Text of Connolly's mayoral campaign announcement
Below is the text of City Councillor At-Large John Connolly's speech, as prepared for delivery, at his mayoral campaign announcement in front of Brighton High School.
My name is John Connolly. I am a Boston City Councilor, a former teacher, and a Boston Public School parent, and I am running for Mayor of Boston to transform our public schools.
I want to be clear. Mayor Menino is a good man. His love for this city is unquestionable. I deeply respect Mayor Menino, I’ve worked with him, and I’ve learned from him.
However, this campaign is about Boston’s future, and a need for new ideas, new energy, and a new resolve for Boston to reach its full potential.
This campaign will offer innovative approaches on every issue and every challenge facing Boston from making sure our neighborhoods are safe and clean, to ensuring our city drives innovation and job creation, to pushing our city government to be transparent and accountable.
But the cornerstone of this campaign will be a call for transformative change in our Boston Public Schools, because Boston’s future starts with our schools… and this matters for every Bostonian.
The success of our schools directly impacts our ability to create safe, healthy, and livable neighborhoods as well as our ability to create jobs, attract talent, and retain families in Boston.
Transforming our schools is not pie-in-the-sky idealism OR meaningless political rhetoric. Transforming our schools is NOT a mission impossible. It is about political will and a bold desire to break the status quo.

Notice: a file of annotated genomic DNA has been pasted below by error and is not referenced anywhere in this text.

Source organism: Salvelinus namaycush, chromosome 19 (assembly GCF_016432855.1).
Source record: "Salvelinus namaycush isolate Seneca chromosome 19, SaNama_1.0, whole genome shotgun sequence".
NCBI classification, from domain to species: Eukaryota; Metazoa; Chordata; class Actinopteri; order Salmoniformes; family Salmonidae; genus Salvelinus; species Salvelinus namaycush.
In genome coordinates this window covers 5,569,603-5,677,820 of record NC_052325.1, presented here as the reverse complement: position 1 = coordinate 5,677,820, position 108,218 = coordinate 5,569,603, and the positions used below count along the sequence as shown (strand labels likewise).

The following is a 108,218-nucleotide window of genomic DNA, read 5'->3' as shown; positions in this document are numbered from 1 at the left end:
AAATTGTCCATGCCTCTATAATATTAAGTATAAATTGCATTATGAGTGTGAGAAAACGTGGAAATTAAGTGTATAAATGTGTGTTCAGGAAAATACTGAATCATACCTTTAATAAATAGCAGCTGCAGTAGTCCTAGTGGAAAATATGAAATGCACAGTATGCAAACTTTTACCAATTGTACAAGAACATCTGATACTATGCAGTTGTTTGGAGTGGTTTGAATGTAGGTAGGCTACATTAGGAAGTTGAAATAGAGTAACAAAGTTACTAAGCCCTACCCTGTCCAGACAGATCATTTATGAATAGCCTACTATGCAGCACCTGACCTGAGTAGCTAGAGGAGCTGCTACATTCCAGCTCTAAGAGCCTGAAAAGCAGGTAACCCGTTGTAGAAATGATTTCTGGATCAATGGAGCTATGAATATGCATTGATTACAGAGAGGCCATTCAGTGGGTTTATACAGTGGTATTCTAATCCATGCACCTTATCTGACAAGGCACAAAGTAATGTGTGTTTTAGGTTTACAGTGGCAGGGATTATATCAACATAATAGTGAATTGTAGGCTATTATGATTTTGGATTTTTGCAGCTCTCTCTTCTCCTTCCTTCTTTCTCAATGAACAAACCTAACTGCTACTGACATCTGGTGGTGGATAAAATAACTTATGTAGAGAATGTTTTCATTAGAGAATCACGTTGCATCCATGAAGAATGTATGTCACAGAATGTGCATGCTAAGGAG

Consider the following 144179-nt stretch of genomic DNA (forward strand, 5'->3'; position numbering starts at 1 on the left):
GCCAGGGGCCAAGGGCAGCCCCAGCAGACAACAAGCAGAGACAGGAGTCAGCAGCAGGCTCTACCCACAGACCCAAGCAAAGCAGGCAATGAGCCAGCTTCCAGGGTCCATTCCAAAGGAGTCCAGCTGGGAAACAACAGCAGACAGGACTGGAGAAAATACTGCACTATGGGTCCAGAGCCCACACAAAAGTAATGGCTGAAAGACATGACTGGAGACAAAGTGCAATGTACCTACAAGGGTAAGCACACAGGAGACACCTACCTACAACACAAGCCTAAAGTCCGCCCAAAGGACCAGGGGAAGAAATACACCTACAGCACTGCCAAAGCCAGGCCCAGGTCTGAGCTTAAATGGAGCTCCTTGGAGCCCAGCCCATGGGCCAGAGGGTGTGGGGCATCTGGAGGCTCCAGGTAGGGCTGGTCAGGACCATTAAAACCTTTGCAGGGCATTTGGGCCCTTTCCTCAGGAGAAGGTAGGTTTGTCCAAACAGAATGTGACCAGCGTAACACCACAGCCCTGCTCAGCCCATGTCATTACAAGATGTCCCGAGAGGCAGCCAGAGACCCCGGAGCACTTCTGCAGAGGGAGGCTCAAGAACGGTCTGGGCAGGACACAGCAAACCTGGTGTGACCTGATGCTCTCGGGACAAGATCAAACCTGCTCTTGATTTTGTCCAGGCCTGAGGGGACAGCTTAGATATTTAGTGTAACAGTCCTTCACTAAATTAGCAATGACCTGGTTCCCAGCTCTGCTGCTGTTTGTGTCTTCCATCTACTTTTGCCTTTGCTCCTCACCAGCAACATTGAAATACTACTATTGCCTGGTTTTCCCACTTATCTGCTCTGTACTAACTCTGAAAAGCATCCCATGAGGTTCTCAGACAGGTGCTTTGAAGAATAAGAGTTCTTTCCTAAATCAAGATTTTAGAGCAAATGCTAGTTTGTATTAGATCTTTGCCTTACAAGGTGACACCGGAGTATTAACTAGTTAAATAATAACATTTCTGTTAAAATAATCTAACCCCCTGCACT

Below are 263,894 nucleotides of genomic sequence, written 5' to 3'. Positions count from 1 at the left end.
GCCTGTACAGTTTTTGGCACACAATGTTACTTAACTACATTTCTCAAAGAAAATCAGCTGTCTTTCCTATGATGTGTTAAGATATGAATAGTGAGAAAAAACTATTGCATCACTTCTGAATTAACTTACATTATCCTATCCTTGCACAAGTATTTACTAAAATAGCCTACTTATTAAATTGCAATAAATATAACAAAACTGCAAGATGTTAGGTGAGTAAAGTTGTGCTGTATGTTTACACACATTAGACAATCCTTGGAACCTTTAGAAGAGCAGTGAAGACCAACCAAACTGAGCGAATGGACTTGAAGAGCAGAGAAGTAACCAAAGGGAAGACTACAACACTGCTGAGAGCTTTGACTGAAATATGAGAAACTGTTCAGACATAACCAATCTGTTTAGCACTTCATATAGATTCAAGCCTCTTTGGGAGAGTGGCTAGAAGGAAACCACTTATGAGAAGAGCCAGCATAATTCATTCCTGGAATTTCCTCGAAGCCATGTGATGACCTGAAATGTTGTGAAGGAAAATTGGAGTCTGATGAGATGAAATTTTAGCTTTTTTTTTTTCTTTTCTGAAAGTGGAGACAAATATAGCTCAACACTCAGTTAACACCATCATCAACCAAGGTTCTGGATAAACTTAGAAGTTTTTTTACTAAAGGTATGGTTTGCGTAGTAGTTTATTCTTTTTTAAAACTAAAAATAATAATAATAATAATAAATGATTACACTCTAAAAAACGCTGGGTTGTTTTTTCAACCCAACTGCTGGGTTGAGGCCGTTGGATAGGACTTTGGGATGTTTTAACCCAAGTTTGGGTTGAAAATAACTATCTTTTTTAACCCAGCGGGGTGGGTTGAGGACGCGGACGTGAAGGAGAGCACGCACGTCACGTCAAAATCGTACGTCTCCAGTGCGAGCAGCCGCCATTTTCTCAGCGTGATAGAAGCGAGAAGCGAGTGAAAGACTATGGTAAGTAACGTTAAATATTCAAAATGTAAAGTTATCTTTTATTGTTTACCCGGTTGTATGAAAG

I know urban schools can work because I taught in an urban school that worked. I taught at a middle school in New York City. My students grew up in poverty living in public housing and run down apartment buildings in a neighborhood where there was little hope for kids to graduate from high school, let alone college. Our school stood in stark contrast putting over 85% of our students on a path to high school graduation and then college. I learned that a great school can change lives and change neighborhoods.
I also know an urban school that works on an even more personal level. I drop my daughter at the Trotter almost every morning, and Clare bounds with a huge smile into a school with amazing teachers and a great principal.
It is never lost on me that the Trotter is an urban school that works because where the city failed, Federal and state intervention allowed a longer school day, more flexibility in hiring, and programming to support the whole development of children.
What made each of these schools work is not rocket science. Both schools have great principals who empower talented teachers who engage parents in the life of the school, and excite students to learn. Both schools align resources to lengthen the school day, and provide programming beyond the classroom to enrich the lives of the students and their families.
Yet, in Boston, we have a top heavy, overstaffed central bureaucracy that spends over $1 billion annually, but fails to deliver every child music, arts, physical education, humanities, and science on a regular basis. That same bureaucracy pays little attention to developing principals or holding them accountable. It gives our students one of the shortest school days in the country. It fails to get buses to run on time. It has too few kindergarten seats, and it puts our children in a convoluted school lottery that allows some children to win while others lose, a lottery that Meg and I know all too well having listed over 10 schools on our lottery form, we received a letter that told us: sorry, we don’t have a seat for your daughter.